didn't check earlier - we had 4 up there tagged with #ScienceSunday  a few minutes ago though, and a few other science/tech ones that weren't tagged. So that's great!
 
I wish #ScienceSunday  was trending in addition to being in "What's hot" but I guess I shouldn't be greedy. Nice job +Mark Bruce 
 
Thank you +Chad Haney!

+Skoti Brendel I think the point is that the rat, which was paralyzed before the experimental treatment, is actually walking at all. I'm sure they'll give him a choice of where to walk after he has proven that he can walk. 
 
+Mark Bruce, thanks for your wonderful editorial efforts. Updates like yours make G+ worth it.
 
Many thanks +Hemant Shah - comments like yours make the effort worthwhile! I'm glad you enjoy the content :)
 
what happens to the mice after the experiment? do they remain paralyzed?
 
+Retta Sloan I don't know exactly what happens to these rats after the experiment - I didn't look into the protocols they used in that much detail. I do suspect however, that, there was probably a control group of rats that remained paralyzed in order to confirm that the experimental treatment was the thing causing the reversal of paralysis. The rats that were successfully treated, I suspect, probably retained some portion of the movement that they regained after the treatment.

I also suspect that, sometime after the experiment was complete, all rats in the study were humanely euthanized so to remove and closely study the section of spinal cord that was damaged in order to compare the spines of rats that regained movement to those that did not and determine what changes occurred in the spines of rats that responded to the treatment. If you follow the links you should be able to find the original scientific paper that the scientists published and this may shed light on additional details.  
 
har kisi ko aga badna ka haq hai keep it up..........
 
Rats are very noble animals which are used for experiments, to help humans causes like many other animal species.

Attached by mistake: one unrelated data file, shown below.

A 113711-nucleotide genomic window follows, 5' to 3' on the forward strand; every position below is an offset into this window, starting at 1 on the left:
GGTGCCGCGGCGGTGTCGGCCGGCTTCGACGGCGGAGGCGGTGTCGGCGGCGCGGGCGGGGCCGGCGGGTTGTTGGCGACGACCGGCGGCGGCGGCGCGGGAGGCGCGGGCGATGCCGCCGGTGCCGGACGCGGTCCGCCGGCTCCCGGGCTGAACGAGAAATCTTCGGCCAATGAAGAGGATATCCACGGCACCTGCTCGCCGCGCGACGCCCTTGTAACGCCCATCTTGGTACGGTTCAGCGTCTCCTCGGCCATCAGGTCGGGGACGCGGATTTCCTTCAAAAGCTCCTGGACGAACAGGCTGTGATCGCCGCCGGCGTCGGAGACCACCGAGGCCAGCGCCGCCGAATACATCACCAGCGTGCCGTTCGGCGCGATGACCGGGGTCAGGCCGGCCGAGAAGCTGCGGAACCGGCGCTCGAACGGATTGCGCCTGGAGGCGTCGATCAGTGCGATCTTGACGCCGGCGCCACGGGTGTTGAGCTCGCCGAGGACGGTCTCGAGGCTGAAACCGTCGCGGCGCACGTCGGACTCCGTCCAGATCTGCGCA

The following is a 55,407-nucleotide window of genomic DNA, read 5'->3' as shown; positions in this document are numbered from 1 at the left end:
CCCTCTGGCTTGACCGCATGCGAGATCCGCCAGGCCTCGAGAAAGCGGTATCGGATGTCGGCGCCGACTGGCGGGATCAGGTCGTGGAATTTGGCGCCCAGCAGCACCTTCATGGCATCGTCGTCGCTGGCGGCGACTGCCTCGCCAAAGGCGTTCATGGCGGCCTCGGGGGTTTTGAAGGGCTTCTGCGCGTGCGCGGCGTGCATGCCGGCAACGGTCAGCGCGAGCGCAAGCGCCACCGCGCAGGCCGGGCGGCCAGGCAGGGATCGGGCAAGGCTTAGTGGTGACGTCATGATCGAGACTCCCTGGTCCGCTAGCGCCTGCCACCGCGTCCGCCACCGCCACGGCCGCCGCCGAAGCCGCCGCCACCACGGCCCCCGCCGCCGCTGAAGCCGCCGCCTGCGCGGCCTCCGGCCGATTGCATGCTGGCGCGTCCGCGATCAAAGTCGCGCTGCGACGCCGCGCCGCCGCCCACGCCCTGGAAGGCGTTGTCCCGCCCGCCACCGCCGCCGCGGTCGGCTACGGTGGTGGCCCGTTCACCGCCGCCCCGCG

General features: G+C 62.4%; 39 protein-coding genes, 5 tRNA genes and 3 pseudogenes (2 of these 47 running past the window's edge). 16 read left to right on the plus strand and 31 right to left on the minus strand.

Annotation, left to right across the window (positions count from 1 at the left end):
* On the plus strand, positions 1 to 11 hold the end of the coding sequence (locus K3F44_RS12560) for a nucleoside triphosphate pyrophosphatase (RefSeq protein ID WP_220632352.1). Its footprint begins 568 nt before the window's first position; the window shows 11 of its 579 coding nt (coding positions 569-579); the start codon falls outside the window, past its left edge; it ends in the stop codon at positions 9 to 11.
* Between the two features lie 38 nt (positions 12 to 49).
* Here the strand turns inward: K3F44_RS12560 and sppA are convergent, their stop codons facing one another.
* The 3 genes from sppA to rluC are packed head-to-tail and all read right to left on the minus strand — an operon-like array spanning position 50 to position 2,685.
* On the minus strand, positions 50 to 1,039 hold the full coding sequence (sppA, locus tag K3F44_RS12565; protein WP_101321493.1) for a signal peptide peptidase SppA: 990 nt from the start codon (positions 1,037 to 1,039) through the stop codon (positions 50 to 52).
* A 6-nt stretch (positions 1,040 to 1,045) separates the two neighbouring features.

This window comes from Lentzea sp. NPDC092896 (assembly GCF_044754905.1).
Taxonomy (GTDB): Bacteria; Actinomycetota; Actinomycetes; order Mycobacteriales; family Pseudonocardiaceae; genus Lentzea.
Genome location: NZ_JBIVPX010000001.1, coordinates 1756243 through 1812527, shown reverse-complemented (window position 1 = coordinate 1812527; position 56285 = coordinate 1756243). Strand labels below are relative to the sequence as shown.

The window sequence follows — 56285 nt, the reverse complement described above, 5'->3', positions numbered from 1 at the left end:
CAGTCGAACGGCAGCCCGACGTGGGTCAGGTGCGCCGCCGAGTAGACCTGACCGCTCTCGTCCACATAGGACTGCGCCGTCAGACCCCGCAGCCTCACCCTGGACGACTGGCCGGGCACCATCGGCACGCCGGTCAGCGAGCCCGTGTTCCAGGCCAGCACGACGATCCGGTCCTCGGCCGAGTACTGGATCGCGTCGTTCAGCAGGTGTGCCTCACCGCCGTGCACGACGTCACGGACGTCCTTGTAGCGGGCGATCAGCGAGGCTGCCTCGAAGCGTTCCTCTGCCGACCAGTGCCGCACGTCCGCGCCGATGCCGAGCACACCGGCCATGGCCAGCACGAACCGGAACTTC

yo thats called step by step rise your life
 
Sorry but how is this going to help the world or people?
just wondering..
 
Damn it! What have they done to Stuart Little!
 
you could make anything.A couple of in human slaves might help.
 
+arthur deyta each of these scientific advances - if developed through to their full potential - have the chance of improving all of our lives. Although you haven't specified if you refer to all of them or just one of them. If you mean the paralysed rats walking again then the outcomes of this research could well be translated into humans - paraplegics and quadriplegics - in order to repair their spines and enable them to walk again and so providing a massive quality of life improvement.  
 
it is all very well but.... there is some poor animal tortured on this image;;
 
yes...don't be so brave or don't be so coward....:_P
 
Is this post supposed to be sarcastic or a satire (like a onion article) ... just wondering
 
well, i'm not a fan of mice, but i still think it's cruel -  humanely euthanized? that's probably best, considering what they go through during all of this
 
I know it is important for science but everything wants to live even a mice, look at this poor thing.... Scientist must first create bound with animal so it recognize and trust them. Once they achive that ; there is no stoping them from cruelity.
Maybe we as humanity are advancing but over many dead bodies of innocent animals
 
+Kshama Nagaraja no this is not satire or sarcasm. These are just 10 of the most interesting discoveries made by scientists from around the world last week. 
 
I have reservations about the wording "Creating something out of 'nothing'". The creation/destruction of matter is not possible.
 
Hi +Steve WhatsItTooYa matter can be created/destroyed . . . so long as it is created out of energy or annihilated into energy - but as you say not out of nothing, no. That's why nothing is in quotations - there was no matter in the cavity, only small quantum waves that they have managed to coax into forming recognisable mater waves. 
 
Would like to see some of those really changing our world. BUt usually those kind of affirmations arent really like that but journalist "titulars" trying to sell newpapers.
 
"Create Matter From Nothing"?